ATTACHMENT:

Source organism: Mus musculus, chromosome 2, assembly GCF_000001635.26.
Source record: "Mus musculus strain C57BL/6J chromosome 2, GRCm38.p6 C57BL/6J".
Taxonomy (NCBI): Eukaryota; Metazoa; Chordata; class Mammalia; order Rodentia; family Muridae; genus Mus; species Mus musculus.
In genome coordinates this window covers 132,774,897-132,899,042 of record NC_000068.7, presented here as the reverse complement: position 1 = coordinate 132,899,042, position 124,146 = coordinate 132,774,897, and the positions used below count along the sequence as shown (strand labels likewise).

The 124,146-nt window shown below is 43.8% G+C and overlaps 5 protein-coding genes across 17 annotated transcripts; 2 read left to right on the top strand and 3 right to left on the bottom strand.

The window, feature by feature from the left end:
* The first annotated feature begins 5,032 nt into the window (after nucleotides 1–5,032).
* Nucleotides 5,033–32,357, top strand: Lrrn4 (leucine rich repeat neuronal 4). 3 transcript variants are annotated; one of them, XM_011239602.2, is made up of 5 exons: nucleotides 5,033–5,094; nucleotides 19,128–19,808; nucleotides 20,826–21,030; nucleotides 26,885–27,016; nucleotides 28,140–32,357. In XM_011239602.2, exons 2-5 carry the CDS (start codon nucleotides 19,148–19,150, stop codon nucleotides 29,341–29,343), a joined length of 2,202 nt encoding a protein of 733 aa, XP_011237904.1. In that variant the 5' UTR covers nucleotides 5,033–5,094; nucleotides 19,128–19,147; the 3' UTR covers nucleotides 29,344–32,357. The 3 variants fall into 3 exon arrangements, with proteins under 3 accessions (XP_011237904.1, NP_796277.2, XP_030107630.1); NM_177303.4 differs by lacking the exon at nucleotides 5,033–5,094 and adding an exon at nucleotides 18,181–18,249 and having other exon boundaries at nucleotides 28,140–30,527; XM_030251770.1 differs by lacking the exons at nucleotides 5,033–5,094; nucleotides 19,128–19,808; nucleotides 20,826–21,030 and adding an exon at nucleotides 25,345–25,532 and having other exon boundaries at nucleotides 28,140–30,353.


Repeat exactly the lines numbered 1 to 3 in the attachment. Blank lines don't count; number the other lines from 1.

Source organism: Mus musculus, chromosome 2, assembly GCF_000001635.26.
Source record: "Mus musculus strain C57BL/6J chromosome 2, GRCm38.p6 C57BL/6J".
Taxonomy (NCBI): Eukaryota; Metazoa; Chordata; class Mammalia; order Rodentia; family Muridae; genus Mus; species Mus musculus.